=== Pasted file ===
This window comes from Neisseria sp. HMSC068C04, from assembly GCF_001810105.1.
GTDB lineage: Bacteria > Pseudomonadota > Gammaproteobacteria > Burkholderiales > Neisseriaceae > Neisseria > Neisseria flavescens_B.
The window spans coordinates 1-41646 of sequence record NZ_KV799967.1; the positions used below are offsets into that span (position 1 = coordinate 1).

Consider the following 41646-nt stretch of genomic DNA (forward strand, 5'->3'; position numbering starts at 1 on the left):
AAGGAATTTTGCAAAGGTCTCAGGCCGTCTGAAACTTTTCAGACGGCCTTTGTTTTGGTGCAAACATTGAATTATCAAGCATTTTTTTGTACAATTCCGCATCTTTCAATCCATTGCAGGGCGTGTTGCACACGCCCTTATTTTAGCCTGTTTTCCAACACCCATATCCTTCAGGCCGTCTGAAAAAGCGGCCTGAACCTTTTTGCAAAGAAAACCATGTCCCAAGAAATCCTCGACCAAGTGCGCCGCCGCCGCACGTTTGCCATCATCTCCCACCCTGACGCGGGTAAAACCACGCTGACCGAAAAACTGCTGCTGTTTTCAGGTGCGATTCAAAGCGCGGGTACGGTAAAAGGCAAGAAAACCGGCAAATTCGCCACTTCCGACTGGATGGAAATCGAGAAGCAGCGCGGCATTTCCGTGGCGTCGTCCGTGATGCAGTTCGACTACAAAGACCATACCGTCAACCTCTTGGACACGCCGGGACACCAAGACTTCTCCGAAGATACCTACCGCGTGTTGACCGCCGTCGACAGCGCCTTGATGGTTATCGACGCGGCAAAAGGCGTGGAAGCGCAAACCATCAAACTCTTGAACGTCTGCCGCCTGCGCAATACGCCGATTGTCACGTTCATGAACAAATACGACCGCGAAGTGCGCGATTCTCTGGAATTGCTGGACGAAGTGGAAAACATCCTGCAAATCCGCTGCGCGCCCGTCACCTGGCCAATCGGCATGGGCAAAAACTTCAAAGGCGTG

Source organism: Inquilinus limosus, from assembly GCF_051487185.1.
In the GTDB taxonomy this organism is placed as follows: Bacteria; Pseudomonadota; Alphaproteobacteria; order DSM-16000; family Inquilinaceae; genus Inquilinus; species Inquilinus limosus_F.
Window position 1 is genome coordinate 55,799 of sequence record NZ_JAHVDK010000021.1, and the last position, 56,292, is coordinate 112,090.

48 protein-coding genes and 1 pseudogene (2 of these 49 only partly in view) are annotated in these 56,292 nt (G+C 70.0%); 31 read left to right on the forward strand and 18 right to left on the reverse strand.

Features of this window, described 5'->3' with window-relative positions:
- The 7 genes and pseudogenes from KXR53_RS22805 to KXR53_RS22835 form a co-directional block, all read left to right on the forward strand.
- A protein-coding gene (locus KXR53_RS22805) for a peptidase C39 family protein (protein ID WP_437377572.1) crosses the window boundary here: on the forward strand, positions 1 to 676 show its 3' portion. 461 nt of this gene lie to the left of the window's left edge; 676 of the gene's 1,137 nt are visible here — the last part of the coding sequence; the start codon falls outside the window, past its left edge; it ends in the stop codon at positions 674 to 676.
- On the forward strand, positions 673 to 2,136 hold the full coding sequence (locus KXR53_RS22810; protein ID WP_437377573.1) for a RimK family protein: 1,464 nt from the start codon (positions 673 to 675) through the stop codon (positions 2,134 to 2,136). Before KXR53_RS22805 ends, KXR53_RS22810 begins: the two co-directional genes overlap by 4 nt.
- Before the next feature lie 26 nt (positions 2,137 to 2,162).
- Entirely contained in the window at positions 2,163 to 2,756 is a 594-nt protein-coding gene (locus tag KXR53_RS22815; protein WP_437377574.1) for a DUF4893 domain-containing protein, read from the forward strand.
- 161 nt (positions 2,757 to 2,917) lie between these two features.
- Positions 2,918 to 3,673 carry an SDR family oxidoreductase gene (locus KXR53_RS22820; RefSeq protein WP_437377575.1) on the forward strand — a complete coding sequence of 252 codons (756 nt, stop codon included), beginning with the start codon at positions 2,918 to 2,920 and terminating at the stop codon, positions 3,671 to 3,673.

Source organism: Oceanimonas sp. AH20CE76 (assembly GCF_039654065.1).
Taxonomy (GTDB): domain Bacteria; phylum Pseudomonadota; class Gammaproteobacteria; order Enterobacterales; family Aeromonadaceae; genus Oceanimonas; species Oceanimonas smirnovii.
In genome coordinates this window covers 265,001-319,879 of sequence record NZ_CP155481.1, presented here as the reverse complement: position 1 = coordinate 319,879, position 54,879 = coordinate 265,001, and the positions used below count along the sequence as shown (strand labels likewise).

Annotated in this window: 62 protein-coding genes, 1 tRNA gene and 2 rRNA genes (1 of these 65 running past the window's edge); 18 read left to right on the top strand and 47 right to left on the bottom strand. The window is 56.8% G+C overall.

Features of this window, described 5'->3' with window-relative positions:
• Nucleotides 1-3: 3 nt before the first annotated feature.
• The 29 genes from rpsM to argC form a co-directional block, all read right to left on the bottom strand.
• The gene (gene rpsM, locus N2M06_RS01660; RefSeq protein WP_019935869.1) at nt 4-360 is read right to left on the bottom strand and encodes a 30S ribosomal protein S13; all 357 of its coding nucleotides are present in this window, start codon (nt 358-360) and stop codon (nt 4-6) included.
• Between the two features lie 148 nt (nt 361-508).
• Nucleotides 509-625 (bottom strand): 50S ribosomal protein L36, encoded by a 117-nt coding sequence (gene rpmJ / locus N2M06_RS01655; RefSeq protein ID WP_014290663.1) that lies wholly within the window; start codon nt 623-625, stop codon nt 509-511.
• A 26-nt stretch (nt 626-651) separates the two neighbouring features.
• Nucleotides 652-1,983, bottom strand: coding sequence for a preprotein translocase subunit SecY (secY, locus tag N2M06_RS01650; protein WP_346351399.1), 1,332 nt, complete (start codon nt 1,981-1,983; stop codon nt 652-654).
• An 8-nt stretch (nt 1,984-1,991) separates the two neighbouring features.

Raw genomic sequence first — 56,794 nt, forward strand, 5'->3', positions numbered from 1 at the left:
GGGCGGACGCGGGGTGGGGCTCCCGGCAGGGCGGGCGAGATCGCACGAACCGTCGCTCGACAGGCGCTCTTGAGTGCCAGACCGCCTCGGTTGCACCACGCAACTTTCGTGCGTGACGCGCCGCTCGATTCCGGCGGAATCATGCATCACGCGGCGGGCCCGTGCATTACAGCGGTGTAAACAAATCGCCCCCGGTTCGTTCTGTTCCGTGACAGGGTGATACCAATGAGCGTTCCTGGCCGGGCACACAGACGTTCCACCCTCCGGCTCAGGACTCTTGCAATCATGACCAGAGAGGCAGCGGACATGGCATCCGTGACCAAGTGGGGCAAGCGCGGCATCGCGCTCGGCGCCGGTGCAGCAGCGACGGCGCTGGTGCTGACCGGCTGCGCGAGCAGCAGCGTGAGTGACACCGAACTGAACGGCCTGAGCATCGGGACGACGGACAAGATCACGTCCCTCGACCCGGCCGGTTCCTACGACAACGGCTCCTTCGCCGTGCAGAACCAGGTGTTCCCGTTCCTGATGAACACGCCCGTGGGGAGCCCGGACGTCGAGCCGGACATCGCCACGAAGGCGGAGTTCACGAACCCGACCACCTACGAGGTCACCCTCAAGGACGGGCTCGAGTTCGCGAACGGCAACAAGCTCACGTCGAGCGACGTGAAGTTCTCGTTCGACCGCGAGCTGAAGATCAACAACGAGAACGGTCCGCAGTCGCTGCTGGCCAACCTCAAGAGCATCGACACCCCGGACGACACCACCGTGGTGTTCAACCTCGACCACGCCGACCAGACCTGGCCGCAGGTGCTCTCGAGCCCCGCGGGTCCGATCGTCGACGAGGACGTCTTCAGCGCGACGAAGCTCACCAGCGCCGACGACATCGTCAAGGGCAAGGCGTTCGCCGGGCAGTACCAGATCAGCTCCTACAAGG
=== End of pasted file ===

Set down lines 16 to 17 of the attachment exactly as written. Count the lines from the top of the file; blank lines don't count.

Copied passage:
- 161 nt (positions 2,757 to 2,917) lie between these two features.
- Positions 2,918 to 3,673 carry an SDR family oxidoreductase gene (locus KXR53_RS22820; RefSeq protein WP_437377575.1) on the forward strand — a complete coding sequence of 252 codons (756 nt, stop codon included), beginning with the start codon at positions 2,918 to 2,920 and terminating at the stop codon, positions 3,671 to 3,673.